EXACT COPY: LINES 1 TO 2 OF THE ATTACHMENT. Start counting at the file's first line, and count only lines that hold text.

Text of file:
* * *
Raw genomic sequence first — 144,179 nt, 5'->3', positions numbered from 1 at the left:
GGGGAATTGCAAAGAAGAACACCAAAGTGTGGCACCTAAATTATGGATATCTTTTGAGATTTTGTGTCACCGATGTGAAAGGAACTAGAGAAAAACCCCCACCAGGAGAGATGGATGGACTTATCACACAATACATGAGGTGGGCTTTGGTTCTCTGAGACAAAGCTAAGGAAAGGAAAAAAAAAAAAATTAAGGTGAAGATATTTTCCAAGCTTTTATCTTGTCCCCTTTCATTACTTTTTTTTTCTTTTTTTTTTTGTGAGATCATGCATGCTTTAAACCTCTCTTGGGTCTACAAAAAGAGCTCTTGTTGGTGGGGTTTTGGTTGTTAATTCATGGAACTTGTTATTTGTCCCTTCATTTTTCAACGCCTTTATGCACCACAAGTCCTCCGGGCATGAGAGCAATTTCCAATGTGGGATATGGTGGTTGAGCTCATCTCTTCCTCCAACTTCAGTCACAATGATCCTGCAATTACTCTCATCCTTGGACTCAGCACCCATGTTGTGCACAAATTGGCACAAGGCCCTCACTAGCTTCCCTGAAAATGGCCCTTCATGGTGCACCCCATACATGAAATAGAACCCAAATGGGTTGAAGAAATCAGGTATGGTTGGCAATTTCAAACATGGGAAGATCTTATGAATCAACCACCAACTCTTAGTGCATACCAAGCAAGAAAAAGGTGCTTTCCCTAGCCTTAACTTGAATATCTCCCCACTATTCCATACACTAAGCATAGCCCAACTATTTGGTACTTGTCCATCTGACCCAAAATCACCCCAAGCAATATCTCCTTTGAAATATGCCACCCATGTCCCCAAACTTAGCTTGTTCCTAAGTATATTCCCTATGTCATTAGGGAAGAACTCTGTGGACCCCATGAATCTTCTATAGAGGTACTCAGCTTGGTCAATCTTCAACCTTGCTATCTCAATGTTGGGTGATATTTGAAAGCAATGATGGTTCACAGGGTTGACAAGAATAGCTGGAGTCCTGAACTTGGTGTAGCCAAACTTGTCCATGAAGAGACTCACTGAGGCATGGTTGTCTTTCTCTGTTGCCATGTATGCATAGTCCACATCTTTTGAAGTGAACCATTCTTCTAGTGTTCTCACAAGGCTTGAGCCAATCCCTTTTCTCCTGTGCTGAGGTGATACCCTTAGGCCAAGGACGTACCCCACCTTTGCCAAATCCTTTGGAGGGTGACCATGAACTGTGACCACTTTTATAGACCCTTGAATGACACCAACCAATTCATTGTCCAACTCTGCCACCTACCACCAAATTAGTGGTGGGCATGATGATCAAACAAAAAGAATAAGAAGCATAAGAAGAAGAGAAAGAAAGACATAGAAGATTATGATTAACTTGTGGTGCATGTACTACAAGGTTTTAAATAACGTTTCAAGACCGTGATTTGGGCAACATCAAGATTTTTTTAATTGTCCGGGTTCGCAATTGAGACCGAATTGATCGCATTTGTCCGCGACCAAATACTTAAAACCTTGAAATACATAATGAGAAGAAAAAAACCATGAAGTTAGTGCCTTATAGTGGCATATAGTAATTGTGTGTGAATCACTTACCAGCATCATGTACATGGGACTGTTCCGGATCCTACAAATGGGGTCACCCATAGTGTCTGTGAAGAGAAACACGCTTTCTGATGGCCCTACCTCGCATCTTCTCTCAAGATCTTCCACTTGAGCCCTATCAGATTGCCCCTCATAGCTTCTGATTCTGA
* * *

Raw genomic sequence first — 144,179 nt, 5'->3', positions numbered from 1 at the left:
GGGGAATTGCAAAGAAGAACACCAAAGTGTGGCACCTAAATTATGGATATCTTTTGAGATTTTGTGTCACCGATGTGAAAGGAACTAGAGAAAAACCCCCACCAGGAGAGATGGATGGACTTATCACACAATACATGAGGTGGGCTTTGGTTCTCTGAGACAAAGCTAAGGAAAGGAAAAAAAAAAAAATTAAGGTGAAGATATTTTCCAAGCTTTTATCTTGTCCCCTTTCATTACTTTTTTTTTCTTTTTTTTTTTGTGAGATCATGCATGCTTTAAACCTCTCTTGGGTCTACAAAAAGAGCTCTTGTTGGTGGGGTTTTGGTTGTTAATTCATGGAACTTGTTATTTGTCCCTTCATTTTTCAACGCCTTTATGCACCACAAGTCCTCCGGGCATGAGAGCAATTTCCAATGTGGGATATGGTGGTTGAGCTCATCTCTTCCTCCAACTTCAGTCACAATGATCCTGCAATTACTCTCATCCTTGGACTCAGCACCCATGTTGTGCACAAATTGGCACAAGGCCCTCACTAGCTTCCCTGAAAATGGCCCTTCATGGTGCACCCCATACATGAAATAGAACCCAAATGGGTTGAAGAAATCAGGTATGGTTGGCAATTTCAAACATGGGAAGATCTTATGAATCAACCACCAACTCTTAGTGCATACCAAGCAAGAAAAAGGTGCTTTCCCTAGCCTTAACTTGAATATCTCCCCACTATTCCATACACTAAGCATAGCCCAACTATTTGGTACTTGTCCATCTGACCCAAAATCACCCCAAGCAATATCTCCTTTGAAATATGCCACCCATGTCCCCAAACTTAGCTTGTTCCTAAGTATATTCCCTATGTCATTAGGGAAGAACTCTGTGGACCCCATGAATCTTCTATAGAGGTACTCAGCTTGGTCAATCTTCAACCTTGCTATCTCAATGTTGGGTGATATTTGAAAGCAATGATGGTTCACAGGGTTGACAAGAATAGCTGGAGTCCTGAACTTGGTGTAGCCAAACTTGTCCATGAAGAGACTCACTGAGGCATGGTTGTCTTTCTCTGTTGCCATGTATGCATAGTCCACATCTTTTGAAGTGAACCATTCTTCTAGTGTTCTCACAAGGCTTGAGCCAATCCCTTTTCTCCTGTGCTGAGGTGATACCCTTAGGCCAAGGACGTACCCCACCTTTGCCAAATCCTTTGGAGGGTGACCATGAACTGTGACCACTTTTATAGACCCTTGAATGACACCAACCAATTCATTGTCCAACTCTGCCACCTACCACCAAATTAGTGGTGGGCATGATGATCAAACAAAAAGAATAAGAAGCATAAGAAGAAGAGAAAGAAAGACATAGAAGATTATGATTAACTTGTGGTGCATGTACTACAAGGTTTTAAATAACGTTTCAAGACCGTGATTTGGGCAACATCAAGATTTTTTTAATTGTCCGGGTTCGCAATTGAGACCGAATTGATCGCATTTGTCCGCGACCAAATACTTAAAACCTTGAAATACATAATGAGAAGAAAAAAACCATGAAGTTAGTGCCTTATAGTGGCATATAGTAATTGTGTGTGAATCACTTACCAGCATCATGTACATGGGACTGTTCCGGATCCTACAAATGGGGTCACCCATAGTGTCTGTGAAGAGAAACACGCTTTCTGATGGCCCTACCTCGCATCTTCTCTCAAGATCTTCCACTTGAGCCCTATCAGATTGCCCCTCATAGCTTCTGATTCTGA